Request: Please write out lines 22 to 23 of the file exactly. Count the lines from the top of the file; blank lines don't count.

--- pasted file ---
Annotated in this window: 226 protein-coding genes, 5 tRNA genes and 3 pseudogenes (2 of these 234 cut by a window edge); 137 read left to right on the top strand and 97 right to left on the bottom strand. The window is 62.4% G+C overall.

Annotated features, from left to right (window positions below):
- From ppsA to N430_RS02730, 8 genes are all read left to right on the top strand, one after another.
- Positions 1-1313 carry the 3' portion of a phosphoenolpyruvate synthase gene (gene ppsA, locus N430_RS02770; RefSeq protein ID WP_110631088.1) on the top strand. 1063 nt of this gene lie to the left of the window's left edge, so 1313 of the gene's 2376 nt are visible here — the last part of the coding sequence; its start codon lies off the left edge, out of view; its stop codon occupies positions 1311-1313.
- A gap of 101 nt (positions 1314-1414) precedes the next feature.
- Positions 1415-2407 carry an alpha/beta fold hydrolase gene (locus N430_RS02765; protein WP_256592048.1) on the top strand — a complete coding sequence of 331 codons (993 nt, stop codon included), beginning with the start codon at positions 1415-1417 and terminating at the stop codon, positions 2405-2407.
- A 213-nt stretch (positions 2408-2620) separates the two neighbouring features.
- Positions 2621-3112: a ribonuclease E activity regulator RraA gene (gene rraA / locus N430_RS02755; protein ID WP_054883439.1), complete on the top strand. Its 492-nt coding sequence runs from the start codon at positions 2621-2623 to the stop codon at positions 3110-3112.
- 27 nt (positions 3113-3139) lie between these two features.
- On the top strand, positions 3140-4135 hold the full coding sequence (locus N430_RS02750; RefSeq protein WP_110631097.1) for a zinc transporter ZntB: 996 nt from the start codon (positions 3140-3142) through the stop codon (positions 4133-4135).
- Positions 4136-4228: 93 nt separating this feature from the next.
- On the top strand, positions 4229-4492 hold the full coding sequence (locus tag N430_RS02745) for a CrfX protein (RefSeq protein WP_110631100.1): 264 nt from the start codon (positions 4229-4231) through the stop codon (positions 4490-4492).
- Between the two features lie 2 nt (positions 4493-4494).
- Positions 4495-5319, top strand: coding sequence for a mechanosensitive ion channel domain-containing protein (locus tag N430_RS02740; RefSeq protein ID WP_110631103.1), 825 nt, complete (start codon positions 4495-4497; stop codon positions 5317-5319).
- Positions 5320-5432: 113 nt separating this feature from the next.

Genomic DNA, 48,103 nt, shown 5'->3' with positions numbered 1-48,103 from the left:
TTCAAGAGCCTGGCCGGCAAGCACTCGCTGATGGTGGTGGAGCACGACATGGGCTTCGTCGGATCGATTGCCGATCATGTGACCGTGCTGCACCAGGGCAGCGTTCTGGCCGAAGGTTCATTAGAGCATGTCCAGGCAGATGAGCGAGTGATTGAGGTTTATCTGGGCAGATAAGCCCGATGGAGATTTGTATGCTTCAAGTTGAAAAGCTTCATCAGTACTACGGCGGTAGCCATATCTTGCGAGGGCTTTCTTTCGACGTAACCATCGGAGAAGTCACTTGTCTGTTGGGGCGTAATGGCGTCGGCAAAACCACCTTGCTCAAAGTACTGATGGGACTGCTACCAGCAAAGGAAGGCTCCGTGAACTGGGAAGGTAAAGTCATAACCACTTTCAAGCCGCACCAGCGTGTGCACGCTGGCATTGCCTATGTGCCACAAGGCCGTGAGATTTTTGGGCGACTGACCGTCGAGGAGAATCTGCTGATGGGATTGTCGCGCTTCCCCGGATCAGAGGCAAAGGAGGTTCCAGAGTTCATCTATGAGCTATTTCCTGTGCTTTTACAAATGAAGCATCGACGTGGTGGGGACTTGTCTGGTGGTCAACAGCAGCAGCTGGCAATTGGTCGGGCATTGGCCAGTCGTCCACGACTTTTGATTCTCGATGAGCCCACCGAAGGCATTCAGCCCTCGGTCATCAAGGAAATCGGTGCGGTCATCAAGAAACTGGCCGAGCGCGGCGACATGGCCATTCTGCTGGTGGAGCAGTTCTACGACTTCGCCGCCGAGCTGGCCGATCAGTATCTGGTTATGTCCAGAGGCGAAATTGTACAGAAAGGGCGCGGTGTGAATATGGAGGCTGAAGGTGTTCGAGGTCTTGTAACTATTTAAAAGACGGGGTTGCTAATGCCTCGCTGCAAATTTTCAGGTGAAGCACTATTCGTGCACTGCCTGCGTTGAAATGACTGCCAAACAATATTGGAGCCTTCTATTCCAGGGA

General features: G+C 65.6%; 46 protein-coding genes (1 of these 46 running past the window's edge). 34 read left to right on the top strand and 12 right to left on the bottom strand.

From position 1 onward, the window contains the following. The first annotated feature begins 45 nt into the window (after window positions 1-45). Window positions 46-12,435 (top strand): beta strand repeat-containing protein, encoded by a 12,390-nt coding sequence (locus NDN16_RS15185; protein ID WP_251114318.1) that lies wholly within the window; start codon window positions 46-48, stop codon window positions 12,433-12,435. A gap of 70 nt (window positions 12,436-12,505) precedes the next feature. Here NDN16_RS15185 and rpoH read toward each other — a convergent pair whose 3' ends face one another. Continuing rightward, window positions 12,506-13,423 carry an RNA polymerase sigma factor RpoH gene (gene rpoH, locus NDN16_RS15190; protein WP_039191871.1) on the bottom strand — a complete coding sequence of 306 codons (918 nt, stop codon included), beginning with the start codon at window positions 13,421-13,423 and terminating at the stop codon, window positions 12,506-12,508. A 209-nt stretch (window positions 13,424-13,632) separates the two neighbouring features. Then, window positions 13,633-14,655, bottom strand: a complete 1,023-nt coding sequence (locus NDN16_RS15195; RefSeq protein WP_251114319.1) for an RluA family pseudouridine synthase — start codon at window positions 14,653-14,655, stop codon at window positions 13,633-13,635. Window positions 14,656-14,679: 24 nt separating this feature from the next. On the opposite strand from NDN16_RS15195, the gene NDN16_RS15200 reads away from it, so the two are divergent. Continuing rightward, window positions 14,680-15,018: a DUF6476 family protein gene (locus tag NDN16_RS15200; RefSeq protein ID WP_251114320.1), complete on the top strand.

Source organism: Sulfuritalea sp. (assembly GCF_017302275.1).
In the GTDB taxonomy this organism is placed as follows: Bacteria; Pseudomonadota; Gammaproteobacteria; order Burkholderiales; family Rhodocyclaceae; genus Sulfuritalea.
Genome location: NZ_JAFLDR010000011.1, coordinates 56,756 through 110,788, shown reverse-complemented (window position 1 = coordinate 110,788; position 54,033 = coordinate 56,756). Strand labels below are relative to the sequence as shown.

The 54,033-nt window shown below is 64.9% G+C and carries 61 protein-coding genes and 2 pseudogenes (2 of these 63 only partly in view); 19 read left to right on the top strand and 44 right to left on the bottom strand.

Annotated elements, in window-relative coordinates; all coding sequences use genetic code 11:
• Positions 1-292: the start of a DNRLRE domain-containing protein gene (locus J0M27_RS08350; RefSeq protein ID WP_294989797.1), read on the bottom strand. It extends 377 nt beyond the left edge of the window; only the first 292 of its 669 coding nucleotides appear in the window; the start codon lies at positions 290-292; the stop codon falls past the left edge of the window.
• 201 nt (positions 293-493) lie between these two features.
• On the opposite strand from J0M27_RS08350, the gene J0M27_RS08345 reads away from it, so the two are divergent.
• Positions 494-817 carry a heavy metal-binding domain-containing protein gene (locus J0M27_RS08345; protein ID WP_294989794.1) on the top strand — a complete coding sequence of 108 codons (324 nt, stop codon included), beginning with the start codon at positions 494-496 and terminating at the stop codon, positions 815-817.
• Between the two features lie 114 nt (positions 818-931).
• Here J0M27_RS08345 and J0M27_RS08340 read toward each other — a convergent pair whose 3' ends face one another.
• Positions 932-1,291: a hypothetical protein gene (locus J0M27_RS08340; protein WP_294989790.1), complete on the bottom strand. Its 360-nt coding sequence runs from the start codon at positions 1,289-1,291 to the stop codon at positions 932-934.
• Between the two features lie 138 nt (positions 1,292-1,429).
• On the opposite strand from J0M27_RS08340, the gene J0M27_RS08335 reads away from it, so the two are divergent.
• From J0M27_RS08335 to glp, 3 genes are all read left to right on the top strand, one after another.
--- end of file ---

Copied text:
Genome location: NZ_JAFLDR010000011.1, coordinates 56,756 through 110,788, shown reverse-complemented (window position 1 = coordinate 110,788; position 54,033 = coordinate 56,756). Strand labels below are relative to the sequence as shown.

The 54,033-nt window shown below is 64.9% G+C and carries 61 protein-coding genes and 2 pseudogenes (2 of these 63 only partly in view); 19 read left to right on the top strand and 44 right to left on the bottom strand.